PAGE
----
Vultures and Starlings: Class and Debt Feudalism in Ozark

The European Starling was first introduced to America by a Shakespeare enthusiast who felt that New York city, already a booming theater-going town in the early 1800's, must have every species of bird Shakespeare ever wrote about. Just last year, 1.7 million of these foreign Starlings were poisoned and put to death. It's now legal …

Obscure Subjects: Myth and Metapolitics on the alt-Right

I have a new essay up at the Critical Theory Research Network called "Obscure Subjects: Myth and Metapolitics on the alt-Right." Here is an overview of the essay: In this piece I consider the syndicalist intellectual Georges Sorel and his influence in early 20th century fascism in France and Italy prior to the rise of …

Lukács, labor and the humanization of man

The premise that the economic sphere impacts the moral sphere of society is well accepted. Marxists claim such a separation of these spheres, whether in functional or analytic analysis results in idealism. Thus, the wager that the task of critique is to isolate or show how an autonomy of these spheres is possible is deeply …

A post clash of civilizations framework?

What if Trump's upcoming speech in Saudi Arabia signifies a shift at the level of discourse -- one that effectively propels international relations into a new, post clash of civilizations framework? A post clash framework no longer requires any allusion to the idea that the west has a moral duty to help Islam revive its lost greatness, …

Jameson on Badiou: Ships Passing in the Night

The American Marxist literary theorist Fredric Jameson's latest article in the New Left Review, "Badiou and the French Tradition" (full PDF here) ends by noting the most important omissions Badiou makes throughout his oeuvre. I find Jameson's reading of Badiou highly contradictory and sloppy at times. Jameson gives us a reading of Badiou that takes …

The Theory of the Social Bond in Gauchet

I finished a careful reading of Marcel Gauchet’s The Disenchantment of the World: A Political History of Religion. He works with a method that is quite innovative, one part genealogy, one part philosophical anthropology. Gauchet is a working class liberal in terms of his politics. However he pulls from a rich set of post WW …

Theory Without an Enemy

Enemy-creation is the enterprise of contemporary politics. Temporary enemies proliferate all around us, from the immigrant, the bureaucrat, to the Mexican, to the Muslim--we all know these figures are little false flags which hide a more confused politics. The temporary enemy is a substitute for the true enemy as they offer an object by which …

Help Fund My Documentary Film on Philosophy and Revolt

Dear Reader, I am writing you a more personal post to ask for your help. If you have enjoyed my writing, if it has been helpful to you in any way, I ask that you consider helping my crowdfunding campaign to bring the world of ideas to film. As you may know, I have been working …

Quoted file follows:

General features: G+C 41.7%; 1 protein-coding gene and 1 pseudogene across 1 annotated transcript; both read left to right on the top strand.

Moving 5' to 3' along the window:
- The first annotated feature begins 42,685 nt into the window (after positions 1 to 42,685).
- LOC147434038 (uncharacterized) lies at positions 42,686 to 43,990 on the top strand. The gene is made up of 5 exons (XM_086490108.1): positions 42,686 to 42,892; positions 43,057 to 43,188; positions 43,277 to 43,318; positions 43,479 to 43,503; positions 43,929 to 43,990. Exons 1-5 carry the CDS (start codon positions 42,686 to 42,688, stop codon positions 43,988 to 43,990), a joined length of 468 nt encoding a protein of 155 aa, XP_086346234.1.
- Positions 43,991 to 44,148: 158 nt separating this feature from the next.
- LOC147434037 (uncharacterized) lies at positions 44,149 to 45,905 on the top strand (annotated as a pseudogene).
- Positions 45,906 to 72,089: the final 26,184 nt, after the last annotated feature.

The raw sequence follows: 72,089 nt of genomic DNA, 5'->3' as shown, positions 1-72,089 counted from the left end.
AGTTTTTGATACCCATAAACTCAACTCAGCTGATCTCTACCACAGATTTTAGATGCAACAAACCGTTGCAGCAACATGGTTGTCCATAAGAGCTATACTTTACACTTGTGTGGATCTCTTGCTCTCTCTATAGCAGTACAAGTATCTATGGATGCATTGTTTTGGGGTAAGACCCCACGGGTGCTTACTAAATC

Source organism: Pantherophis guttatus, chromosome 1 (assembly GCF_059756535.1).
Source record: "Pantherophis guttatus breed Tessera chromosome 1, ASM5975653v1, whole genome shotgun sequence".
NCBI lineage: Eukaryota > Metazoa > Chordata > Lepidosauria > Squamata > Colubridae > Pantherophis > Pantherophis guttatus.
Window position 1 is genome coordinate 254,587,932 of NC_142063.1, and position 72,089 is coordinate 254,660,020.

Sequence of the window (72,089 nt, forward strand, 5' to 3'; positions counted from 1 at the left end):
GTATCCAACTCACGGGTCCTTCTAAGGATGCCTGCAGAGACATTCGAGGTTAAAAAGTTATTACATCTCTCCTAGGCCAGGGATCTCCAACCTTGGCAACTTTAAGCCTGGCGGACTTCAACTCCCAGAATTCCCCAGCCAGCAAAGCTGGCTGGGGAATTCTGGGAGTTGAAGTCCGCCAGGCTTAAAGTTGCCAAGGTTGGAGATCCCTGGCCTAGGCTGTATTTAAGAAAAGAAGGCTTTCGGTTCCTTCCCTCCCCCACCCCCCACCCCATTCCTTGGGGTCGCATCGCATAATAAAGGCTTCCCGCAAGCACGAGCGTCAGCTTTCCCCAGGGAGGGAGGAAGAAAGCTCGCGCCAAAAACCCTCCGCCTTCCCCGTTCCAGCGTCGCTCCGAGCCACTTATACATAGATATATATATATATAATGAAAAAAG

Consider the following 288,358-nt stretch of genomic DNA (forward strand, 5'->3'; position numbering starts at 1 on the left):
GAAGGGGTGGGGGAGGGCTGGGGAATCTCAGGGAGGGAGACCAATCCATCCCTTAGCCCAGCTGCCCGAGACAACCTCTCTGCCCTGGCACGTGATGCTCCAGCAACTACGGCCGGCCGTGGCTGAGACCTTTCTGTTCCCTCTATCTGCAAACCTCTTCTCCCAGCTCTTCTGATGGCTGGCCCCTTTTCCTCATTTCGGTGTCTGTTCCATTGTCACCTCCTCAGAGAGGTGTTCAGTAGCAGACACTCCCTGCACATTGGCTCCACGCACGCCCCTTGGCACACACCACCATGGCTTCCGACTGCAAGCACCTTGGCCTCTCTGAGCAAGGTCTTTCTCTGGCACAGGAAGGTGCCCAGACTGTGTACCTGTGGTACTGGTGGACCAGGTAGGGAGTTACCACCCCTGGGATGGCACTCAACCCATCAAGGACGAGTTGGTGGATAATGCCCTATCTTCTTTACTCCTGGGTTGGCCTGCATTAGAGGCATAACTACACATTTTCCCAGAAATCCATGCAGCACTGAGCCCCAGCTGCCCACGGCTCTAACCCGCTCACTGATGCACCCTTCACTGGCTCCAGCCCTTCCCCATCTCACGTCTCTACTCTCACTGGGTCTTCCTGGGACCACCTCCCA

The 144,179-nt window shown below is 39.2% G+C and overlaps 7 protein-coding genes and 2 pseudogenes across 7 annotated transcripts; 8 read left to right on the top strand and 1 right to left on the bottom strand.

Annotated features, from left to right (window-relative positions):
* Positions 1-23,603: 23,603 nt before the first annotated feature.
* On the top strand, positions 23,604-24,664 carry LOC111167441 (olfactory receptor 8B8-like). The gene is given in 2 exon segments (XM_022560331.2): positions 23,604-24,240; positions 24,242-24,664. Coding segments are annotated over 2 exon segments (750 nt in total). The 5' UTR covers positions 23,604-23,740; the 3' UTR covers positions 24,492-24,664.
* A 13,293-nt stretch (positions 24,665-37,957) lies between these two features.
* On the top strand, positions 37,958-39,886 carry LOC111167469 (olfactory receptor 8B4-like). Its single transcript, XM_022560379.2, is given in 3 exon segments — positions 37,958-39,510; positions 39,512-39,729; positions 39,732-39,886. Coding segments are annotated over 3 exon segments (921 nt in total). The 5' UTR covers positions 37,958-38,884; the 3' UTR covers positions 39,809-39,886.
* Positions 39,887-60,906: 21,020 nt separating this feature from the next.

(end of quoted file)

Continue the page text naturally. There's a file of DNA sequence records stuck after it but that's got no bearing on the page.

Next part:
Is Conversion Possible?

What if we began to view leftist revolutionary thought as inextricably tied up with the problem of religious conversion? After all, a convert to revolutionary positions is far different than the merely philosophical conversionary model of Plato and St. Augustine, which is a cognitive level conversion. For Plato, conversion is when the individual develops a newfound commitment to …

Insurrections and the Role of Philosophy

Here is the abstract of my talk at the upcoming Society for Philosophy in the Contemporary World conference happening July 23rd-27 at McDaniel College in Westminster, Maryland. My talk will include a rough trailer and some clips from the film Insurrections that I am directing. I welcome your feedback on this abstract. “Insurrections and the …

The Political Appeal of Ibn Taymiyyah

Ibn Taymiyyah looms large in today's imaginary; he is an untouchable authority in the minds of many Muslims. If you watch Salafi videos on YouTube, you'll notice the hagiography around the man clouds many of his followers from engaging him on a serious or critical level. Some scholars are told to avoid him outright, while …

Philosophy in Saturated Times

Frank Ruda's For Badiou: Idealism Without Idealism probes the question that has driven a number of interventions into Badiou's thought: what is the role of philosophy in non-evental or saturated times? Saturation is a state of atonality, a state in which the exception is not made actual. Saturation implies the end of a process or procedure of …

Badiou’s Revision of Sartre’s Fused Group

In his late Marxist work, Critique of Dialectical Reason, Sartre was pessimistic about revolutionary politics. He theorized the subject of history in the figure of the group in revolt, what he termed the 'fused group'. The fused group, through their acts of negation (revolt), develop a new interior, untranscedable position. In a Lacanian sense, Sartre's fused group is …

Mehdi Belhaj Kacem: A Catharsis of Pleonexia

Mehdi Belhaj Kacem is a highly enigmatic thinker: an autodidact in the history of philosophy, a well known actor in French cinema and self-proclaimed anti-philosopher who had a major public break with his former mentor Alain Badiou around the same time as the Arab spring was taking off. I just finished his first major work translated into English, …

How to Win an Aesthetic War: On Bernard Stiegler’s Symbolic Misery

How do we think political conflict that impacts all aspects of social life, from the family to public institutions? What domains of private and public life are affected by a form of conflict which is ubiquitous? The Greek term stasis has been invoked to theorize this form of ever-present conflict by a number of contemporary …